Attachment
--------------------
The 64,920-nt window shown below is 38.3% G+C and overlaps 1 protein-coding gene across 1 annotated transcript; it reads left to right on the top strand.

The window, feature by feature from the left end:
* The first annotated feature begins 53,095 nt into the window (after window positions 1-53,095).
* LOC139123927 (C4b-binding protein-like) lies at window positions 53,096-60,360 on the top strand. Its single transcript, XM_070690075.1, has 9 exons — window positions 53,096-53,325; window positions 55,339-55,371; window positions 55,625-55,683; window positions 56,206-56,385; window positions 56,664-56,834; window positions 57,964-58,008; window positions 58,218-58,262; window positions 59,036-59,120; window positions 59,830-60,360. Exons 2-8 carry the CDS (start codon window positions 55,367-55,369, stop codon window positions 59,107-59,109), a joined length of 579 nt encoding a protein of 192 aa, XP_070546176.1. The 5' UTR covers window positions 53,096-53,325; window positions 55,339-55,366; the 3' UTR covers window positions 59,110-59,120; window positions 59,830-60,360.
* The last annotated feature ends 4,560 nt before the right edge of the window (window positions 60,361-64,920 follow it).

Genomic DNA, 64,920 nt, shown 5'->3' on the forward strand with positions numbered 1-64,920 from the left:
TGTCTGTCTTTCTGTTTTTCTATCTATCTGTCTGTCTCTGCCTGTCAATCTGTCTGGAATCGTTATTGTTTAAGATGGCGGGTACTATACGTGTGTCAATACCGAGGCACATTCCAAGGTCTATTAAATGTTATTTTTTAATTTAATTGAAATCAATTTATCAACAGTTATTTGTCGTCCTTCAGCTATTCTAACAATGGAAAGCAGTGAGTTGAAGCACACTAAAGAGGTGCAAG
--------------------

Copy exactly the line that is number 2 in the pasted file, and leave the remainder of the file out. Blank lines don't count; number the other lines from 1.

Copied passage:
The window, feature by feature from the left end: